Politics of Hungary

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Politics of Hungary takes place in a framework of a parliamentary representative democratic republic. The Prime Minister is the head of government of a pluriform multi-party system, while the President is the head of state and holds a largely ceremonial position.

Executive power is exercised by the government. Legislative power is vested in both the government and the parliament. The party system since the last elections is dominated by the conservative Fidesz. The two larger oppositions are Hungarian Socialist Party (MSZP) and Jobbik, there are also opposition parties with no formal faction but representation in parliament (e. g. Politics Can Be Different) The Judiciary is independent of the executive and the legislature.

The Republic of Hungary is an independent, democratic and constitutional state, which has been a member of the European Union since 2004. Since the constitutional amendment of 23 October 1989, Hungary is a parliamentary republic. Legislative power is exercised by the unicameral National Assembly that consists of 386 members. Members of the National Assembly are elected for four years.

Executive branch[edit]

Main office holders
Office Name Party Since
President János Áder Fidesz 10 May 2012
Prime Minister Viktor Orbán Fidesz 29 May 2010

The President of the Republic, elected by the National Assembly every fifth years, has a largely ceremonial role, but he is nominally the Commander-in-Chief of the armed forces and his powers include the nomination of the Prime Minister who is to be elected by a majority of the votes of the Members of Parliament, based on the recommendation made by the President of the Republic. If the President dies, resigns or is otherwise unable to carry out his duties, the Speaker of the National Assembly becomes acting President.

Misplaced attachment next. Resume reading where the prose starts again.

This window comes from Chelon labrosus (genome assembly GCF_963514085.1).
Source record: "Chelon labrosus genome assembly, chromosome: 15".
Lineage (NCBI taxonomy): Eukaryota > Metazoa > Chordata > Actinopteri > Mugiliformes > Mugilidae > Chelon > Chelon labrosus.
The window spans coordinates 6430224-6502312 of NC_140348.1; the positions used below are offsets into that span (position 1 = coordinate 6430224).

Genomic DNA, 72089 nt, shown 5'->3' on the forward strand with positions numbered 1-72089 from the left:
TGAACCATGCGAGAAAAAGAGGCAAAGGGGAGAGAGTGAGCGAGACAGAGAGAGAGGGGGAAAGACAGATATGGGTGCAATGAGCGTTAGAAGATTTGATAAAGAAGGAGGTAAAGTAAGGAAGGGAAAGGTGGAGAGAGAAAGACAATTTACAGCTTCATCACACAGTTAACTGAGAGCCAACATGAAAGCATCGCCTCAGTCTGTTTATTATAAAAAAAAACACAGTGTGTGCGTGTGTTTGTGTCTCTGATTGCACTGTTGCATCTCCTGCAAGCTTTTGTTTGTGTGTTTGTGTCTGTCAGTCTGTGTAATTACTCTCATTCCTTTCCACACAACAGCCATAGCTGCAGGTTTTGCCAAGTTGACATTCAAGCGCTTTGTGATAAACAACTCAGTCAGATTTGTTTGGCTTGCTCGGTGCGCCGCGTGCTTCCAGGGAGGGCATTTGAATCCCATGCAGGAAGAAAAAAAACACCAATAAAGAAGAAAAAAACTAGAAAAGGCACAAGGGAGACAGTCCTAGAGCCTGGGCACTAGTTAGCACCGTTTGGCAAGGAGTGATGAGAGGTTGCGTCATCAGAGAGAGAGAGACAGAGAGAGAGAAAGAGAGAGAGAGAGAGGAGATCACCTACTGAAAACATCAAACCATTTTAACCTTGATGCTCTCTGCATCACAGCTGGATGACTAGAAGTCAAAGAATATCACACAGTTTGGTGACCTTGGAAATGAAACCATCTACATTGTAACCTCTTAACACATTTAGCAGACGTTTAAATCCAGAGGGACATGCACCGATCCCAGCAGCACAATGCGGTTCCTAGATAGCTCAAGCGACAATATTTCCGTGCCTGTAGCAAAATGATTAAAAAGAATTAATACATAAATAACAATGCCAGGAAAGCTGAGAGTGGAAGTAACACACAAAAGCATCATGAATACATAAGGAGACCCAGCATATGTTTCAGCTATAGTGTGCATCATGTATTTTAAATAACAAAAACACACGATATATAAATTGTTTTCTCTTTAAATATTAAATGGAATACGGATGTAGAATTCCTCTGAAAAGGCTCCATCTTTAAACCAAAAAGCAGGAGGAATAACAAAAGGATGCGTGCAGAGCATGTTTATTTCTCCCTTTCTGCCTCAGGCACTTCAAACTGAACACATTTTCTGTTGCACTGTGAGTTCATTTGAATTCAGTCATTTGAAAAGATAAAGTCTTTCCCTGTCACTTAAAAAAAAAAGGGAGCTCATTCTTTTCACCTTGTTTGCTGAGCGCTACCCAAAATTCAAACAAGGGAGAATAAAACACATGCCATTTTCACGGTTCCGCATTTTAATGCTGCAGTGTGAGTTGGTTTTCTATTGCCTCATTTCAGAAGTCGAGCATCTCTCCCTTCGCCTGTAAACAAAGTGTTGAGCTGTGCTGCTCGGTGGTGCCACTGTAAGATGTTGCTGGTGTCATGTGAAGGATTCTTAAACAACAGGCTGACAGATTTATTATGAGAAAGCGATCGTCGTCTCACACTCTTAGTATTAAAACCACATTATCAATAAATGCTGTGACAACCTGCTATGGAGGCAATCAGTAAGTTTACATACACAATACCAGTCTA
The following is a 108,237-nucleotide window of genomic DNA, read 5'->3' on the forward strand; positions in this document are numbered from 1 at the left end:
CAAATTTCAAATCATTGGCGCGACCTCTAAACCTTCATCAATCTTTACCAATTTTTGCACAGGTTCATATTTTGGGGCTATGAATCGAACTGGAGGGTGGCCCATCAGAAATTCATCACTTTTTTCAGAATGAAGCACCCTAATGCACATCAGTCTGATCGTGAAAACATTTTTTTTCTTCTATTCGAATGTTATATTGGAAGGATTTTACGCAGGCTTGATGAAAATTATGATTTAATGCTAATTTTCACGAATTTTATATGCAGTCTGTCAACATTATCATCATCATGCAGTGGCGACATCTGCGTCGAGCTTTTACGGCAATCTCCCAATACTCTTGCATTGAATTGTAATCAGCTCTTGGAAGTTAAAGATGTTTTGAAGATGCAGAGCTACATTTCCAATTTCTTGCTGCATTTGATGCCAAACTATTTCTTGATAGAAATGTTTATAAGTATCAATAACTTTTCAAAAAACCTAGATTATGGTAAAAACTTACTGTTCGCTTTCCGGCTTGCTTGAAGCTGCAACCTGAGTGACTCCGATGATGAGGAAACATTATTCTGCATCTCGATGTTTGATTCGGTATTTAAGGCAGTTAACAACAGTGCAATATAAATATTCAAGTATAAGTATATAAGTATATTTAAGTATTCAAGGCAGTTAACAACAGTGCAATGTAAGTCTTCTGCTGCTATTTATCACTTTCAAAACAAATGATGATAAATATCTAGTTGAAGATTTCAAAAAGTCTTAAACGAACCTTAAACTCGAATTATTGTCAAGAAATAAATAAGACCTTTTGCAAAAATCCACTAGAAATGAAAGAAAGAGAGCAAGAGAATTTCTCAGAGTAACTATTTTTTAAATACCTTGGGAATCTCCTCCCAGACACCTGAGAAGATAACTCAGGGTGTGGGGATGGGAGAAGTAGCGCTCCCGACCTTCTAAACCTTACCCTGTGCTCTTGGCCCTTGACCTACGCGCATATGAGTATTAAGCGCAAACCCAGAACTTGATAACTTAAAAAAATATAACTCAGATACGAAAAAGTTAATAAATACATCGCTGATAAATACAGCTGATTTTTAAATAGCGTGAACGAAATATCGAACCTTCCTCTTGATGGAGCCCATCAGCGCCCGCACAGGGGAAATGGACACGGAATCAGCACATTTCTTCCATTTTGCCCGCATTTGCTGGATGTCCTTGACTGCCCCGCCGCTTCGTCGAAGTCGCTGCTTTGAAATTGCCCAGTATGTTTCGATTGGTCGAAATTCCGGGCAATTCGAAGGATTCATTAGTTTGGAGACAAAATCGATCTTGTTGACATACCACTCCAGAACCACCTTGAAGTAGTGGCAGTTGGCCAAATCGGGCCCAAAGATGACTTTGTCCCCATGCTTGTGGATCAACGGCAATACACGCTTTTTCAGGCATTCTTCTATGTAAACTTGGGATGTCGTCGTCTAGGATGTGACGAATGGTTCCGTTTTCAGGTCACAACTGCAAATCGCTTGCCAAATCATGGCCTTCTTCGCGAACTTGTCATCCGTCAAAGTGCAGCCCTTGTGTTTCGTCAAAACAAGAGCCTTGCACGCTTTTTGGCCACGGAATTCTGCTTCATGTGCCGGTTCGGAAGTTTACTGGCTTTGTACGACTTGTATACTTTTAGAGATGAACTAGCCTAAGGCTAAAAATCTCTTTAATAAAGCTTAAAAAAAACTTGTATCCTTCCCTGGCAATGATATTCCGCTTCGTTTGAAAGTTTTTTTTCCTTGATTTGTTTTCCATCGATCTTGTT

Due to the Hungarian Constitution, based on the post-World War II Basic Law of the Federal Republic of Germany, the Prime Minister has a leading role in the executive branch as he selects Cabinet ministers and has the exclusive right to dismiss them (similarly to the competences of the German federal chancellor). Each cabinet nominee appears before one or more parliamentary committees in consultative open hearings, survive a vote by the Parliament and must be formally approved by the president.

In Communist Hungary, the executive branch of the People's Republic of Hungary was represented by the Council of Ministers.

Legislative branch[edit]

The unicameral, 386-member National Assembly (Országgyűlés) is the highest organ of state authority and initiates and approves legislation sponsored by the prime minister. Its members are elected for a four-year term. 176 members are elected in single-seat constituencies, 152 by proportional representation in multi-seat constituencies, and 58 so-called compensation seats are distributed based on the number of votes "lost" (i.e., the votes that did not produce a seat) in either the single-seat or the multi-seat constituencies. The election threshold is 5%, but it only applies to the multi-seat constituencies and the compensation seats, not the single-seat constituencies.

Political parties and elections[edit]

e • d Summary of the 11 April and 25 April 2010 National Assembly (Országgyűlés) elections
Parties List Votes % Constituencies
1st round
% Constituencies
2nd round
% Seats
Hungarian Socialist Party (Magyar Szocialista Párt, MSZP) 990.428 19.3 1.088.374 21.3 326.361 28.3 59